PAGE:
Self-published authors (at least, the good ones who run their empires like professionals) have a similar circle of readers, but I don’t think it’s uncommon for authors to have that ONE reader they are hoping to really impress. That’s the final boss, and whenever you feel like you’ve leveraged their feedback and impressed them, you feel like you’ve finally finished.

For me, this moment arrives when my agent says “This is great, I’m going to try and sell this.” I feel like the novel is finished! Time to celebrate! I’m done.

But not really.

Editorial and Copy Editing

The third time your book is finished happens after your manuscript sells. Sounds crazy, right?

An editor at a publishing house acquires the book. He or she contacts you, and the message goes something like this: “This book is wonderful and Earth-shattering, and I’m excited to work on this with an author as talented as you—now, here’s ten pages of notes about what’s wrong with the book.”

Yup, you’re right back in the mix. Now, I’m untalented enough to get ten pages of editorial notes. I’m sure that Stephen King gets more of a rubber stamp so they can meet his next publication date, and that he's been around the block enough times to dodge any whammys at this stage of the game.

Once you're through editorial rewrites, the manuscript goes through copywriting. To me, the final, final, final time your book is finished is when you approve those copy edits, and the book goes to print.

A lot of authors feel like that’s just smoothing things out and that once significant work is completed that involves story and character (basically craft edits), the book is finished and approving copy edits doesn’t really count. But to me, that’s your last chance to make any changes, so when you give your seal of approval, that’s when you close the book on closing your book.

Thoughts on Finishing

I didn’t write this as an end-all, but as a way to open the discussion on the complexities of asking an author, “How long did it take you to finish your novel?” For me, I tend to feel three separate occasions of completing the book—small, successive victories that build upon each other to allow me to fight the war of writing a novel.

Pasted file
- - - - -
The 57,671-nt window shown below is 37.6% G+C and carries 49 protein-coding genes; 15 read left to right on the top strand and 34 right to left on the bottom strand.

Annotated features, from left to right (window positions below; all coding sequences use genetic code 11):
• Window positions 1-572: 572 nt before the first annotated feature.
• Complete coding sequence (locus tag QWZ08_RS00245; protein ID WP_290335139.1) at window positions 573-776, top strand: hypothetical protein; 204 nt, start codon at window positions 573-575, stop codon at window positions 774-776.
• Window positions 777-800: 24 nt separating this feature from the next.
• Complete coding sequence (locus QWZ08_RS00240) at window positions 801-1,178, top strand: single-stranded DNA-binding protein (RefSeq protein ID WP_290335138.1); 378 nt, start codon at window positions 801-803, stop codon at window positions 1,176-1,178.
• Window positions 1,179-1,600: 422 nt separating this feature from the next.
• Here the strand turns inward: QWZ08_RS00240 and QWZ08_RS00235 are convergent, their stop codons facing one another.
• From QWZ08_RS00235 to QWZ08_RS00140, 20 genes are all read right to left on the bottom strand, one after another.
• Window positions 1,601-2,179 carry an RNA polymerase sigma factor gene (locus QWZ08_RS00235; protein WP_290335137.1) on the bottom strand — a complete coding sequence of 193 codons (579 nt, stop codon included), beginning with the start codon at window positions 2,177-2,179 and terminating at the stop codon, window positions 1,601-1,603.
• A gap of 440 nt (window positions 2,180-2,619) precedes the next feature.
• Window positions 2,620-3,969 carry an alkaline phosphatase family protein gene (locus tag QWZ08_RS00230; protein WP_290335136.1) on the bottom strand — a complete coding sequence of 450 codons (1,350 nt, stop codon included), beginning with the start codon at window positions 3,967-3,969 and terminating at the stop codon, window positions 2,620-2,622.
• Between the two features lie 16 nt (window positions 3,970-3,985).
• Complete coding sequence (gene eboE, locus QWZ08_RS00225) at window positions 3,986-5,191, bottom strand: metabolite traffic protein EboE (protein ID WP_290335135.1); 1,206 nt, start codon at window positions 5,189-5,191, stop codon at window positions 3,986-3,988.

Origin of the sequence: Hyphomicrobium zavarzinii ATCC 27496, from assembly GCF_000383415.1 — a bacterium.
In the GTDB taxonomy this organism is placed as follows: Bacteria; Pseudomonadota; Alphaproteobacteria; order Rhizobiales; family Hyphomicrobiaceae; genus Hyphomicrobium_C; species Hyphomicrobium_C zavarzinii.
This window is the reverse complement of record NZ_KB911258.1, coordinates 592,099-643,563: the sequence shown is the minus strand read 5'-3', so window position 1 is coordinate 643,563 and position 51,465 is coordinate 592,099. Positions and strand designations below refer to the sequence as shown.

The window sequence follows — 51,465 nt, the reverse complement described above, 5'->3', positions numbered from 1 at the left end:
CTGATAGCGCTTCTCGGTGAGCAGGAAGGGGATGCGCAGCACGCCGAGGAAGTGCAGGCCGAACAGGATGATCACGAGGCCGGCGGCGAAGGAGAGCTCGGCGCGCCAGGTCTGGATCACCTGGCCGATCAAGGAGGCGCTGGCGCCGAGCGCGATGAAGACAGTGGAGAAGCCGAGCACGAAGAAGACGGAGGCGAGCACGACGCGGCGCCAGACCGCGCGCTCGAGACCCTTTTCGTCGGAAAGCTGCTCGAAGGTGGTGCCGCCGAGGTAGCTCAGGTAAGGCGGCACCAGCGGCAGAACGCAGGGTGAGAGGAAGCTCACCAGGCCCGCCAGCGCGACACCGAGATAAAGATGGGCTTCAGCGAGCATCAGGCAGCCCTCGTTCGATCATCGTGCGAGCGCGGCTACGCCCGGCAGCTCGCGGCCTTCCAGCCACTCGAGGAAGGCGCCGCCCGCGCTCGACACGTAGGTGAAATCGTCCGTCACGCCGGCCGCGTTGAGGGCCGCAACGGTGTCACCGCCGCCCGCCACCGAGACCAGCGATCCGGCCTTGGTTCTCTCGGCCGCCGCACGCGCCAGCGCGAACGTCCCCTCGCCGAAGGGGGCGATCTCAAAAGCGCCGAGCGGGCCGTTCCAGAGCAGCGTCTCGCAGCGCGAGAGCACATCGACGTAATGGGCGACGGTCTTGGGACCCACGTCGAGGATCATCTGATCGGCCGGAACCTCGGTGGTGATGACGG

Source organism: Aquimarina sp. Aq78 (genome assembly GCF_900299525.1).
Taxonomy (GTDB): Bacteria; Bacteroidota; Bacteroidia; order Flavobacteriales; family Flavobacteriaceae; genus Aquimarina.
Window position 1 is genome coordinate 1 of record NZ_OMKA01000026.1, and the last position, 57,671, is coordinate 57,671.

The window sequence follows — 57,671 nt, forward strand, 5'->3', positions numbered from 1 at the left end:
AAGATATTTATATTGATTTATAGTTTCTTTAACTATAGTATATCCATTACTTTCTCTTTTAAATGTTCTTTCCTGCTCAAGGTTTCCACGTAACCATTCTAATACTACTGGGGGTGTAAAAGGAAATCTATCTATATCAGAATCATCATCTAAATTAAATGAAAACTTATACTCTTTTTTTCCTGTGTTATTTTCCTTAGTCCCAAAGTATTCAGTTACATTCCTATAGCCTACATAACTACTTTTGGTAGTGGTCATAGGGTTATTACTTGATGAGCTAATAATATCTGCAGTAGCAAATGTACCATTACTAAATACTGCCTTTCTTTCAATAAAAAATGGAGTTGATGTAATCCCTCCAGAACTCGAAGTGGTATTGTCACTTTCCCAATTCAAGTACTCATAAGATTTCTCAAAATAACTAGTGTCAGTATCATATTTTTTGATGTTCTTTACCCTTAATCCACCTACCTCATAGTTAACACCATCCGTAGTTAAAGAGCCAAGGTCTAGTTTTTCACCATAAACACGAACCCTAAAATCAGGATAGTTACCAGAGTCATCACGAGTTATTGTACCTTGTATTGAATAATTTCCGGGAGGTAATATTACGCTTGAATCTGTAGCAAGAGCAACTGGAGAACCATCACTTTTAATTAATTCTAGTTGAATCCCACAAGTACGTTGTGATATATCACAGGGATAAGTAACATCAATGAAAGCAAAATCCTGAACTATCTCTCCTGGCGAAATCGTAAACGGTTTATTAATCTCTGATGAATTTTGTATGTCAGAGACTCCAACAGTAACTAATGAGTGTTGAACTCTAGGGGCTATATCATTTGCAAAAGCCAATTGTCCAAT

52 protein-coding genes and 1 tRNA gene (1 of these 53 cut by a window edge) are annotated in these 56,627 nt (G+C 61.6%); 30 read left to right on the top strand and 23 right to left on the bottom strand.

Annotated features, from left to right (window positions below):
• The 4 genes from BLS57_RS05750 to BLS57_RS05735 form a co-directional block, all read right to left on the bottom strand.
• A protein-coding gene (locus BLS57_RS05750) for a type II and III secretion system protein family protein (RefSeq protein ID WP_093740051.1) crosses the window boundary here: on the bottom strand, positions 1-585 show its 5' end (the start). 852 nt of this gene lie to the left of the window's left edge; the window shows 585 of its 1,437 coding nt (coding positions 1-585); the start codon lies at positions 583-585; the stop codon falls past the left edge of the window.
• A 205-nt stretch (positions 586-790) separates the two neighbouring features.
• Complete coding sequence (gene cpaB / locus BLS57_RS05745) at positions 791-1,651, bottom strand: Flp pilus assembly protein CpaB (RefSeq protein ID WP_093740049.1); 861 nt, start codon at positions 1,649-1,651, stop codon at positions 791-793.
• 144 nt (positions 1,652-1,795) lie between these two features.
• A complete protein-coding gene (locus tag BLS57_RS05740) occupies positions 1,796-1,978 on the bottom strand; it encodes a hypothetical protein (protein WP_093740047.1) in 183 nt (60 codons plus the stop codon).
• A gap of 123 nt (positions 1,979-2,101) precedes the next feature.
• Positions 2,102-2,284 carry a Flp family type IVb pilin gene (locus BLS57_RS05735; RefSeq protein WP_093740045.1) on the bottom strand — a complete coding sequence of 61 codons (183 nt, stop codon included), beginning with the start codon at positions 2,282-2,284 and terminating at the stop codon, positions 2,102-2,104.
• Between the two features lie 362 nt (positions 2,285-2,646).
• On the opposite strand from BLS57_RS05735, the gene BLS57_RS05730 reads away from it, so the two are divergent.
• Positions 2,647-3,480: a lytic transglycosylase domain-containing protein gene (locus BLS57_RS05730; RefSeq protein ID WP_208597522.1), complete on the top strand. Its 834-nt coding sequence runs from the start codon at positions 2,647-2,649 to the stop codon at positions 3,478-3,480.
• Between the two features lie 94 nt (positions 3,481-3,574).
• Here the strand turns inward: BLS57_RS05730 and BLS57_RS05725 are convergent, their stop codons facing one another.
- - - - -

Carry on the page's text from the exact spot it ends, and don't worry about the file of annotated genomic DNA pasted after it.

I’m sure other writers will give different answers, as feeling that your book is finished is, in a sense, as unique as a fingerprint. As a final bit of advice for any writer at any stage in their career, I’ll say this out of experience—whenever you think you’re finished, whenever you think the book is fantastic, commit to doing more work, to soliciting more feedback, to re-reading that manuscript one more time. We live in a time of instant gratification, where it's tempting and easy to click “publish” in the Kindle direct publishing dashboard.

Too many times, that button is hit prematurely. The Amazon store seems packed with raw and unfinished novels, from the covers to the copy-editing. I've seen many great stories ruined by a disregard for hard work, a great premise blighted by a less-than-full commitment to drawing out the full measure of the story, the characters, the conflicts, the beats.

One too many rewrites is better than one too few. Commit to finishing your novel multiple times and trying to cross multiple thresholds of quality. My magic number is three, and it encompasses six to ten rewrites.

What are your magic numbers?

Fred Venturini

Column by Fred Venturini

Fred Venturini grew up in Patoka, Illinois. His short fiction has been published in the Booked Anthology, Noir at the Bar 2, and Surreal South '13. In 2014, his story "Gasoline" is featured in Chuck Palahniuk's Burnt Tongues collection. The Heart Does Not Grow Back, published by Picador in 2014, is his first novel. He lives in Southern Illinois with his wife and daughter.